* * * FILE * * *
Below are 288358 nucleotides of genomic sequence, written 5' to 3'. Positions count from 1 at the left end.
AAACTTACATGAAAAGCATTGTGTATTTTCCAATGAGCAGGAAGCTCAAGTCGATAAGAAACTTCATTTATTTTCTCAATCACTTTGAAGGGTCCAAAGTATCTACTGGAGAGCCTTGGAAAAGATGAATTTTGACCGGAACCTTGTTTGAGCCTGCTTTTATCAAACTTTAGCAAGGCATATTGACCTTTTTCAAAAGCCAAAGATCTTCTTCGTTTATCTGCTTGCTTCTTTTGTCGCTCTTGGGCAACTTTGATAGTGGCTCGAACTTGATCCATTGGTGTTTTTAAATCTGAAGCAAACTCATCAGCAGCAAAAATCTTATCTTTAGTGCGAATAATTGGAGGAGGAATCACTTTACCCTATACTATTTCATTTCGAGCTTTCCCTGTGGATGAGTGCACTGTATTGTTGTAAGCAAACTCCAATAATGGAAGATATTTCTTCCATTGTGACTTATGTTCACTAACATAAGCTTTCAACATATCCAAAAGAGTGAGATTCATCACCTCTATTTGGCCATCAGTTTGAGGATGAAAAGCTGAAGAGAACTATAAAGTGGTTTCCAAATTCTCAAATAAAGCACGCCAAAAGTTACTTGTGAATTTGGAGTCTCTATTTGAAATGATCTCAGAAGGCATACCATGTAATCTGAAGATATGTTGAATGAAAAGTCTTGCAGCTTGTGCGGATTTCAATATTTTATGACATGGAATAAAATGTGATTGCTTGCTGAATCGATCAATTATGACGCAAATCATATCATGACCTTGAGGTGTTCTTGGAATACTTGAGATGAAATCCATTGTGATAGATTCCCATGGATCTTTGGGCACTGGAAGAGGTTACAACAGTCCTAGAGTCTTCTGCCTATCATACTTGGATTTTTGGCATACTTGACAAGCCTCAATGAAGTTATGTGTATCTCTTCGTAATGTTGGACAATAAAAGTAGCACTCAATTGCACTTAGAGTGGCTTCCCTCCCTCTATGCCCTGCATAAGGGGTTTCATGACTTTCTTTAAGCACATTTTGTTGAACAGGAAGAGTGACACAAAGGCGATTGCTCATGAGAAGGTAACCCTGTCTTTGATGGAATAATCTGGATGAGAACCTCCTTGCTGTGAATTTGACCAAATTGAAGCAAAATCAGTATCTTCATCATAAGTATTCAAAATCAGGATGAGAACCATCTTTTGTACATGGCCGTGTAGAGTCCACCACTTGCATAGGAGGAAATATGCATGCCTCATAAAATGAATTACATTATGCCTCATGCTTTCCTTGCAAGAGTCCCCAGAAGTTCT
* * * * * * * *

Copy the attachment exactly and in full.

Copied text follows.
Below are 288358 nucleotides of genomic sequence, written 5' to 3'. Positions count from 1 at the left end.
AAACTTACATGAAAAGCATTGTGTATTTTCCAATGAGCAGGAAGCTCAAGTCGATAAGAAACTTCATTTATTTTCTCAATCACTTTGAAGGGTCCAAAGTATCTACTGGAGAGCCTTGGAAAAGATGAATTTTGACCGGAACCTTGTTTGAGCCTGCTTTTATCAAACTTTAGCAAGGCATATTGACCTTTTTCAAAAGCCAAAGATCTTCTTCGTTTATCTGCTTGCTTCTTTTGTCGCTCTTGGGCAACTTTGATAGTGGCTCGAACTTGATCCATTGGTGTTTTTAAATCTGAAGCAAACTCATCAGCAGCAAAAATCTTATCTTTAGTGCGAATAATTGGAGGAGGAATCACTTTACCCTATACTATTTCATTTCGAGCTTTCCCTGTGGATGAGTGCACTGTATTGTTGTAAGCAAACTCCAATAATGGAAGATATTTCTTCCATTGTGACTTATGTTCACTAACATAAGCTTTCAACATATCCAAAAGAGTGAGATTCATCACCTCTATTTGGCCATCAGTTTGAGGATGAAAAGCTGAAGAGAACTATAAAGTGGTTTCCAAATTCTCAAATAAAGCACGCCAAAAGTTACTTGTGAATTTGGAGTCTCTATTTGAAATGATCTCAGAAGGCATACCATGTAATCTGAAGATATGTTGAATGAAAAGTCTTGCAGCTTGTGCGGATTTCAATATTTTATGACATGGAATAAAATGTGATTGCTTGCTGAATCGATCAATTATGACGCAAATCATATCATGACCTTGAGGTGTTCTTGGAATACTTGAGATGAAATCCATTGTGATAGATTCCCATGGATCTTTGGGCACTGGAAGAGGTTACAACAGTCCTAGAGTCTTCTGCCTATCATACTTGGATTTTTGGCATACTTGACAAGCCTCAATGAAGTTATGTGTATCTCTTCGTAATGTTGGACAATAAAAGTAGCACTCAATTGCACTTAGAGTGGCTTCCCTCCCTCTATGCCCTGCATAAGGGGTTTCATGACTTTCTTTAAGCACATTTTGTTGAACAGGAAGAGTGACACAAAGGCGATTGCTCATGAGAAGGTAACCCTGTCTTTGATGGAATAATCTGGATGAGAACCTCCTTGCTGTGAATTTGACCAAATTGAAGCAAAATCAGTATCTTCATCATAAGTATTCAAAATCAGGATGAGAACCATCTTTTGTACATGGCCGTGTAGAGTCCACCACTTGCATAGGAGGAAATATGCATGCCTCATAAAATGAATTACATTATGCCTCATGCTTTCCTTGCAAGAGTCCCCAGAAGTTCT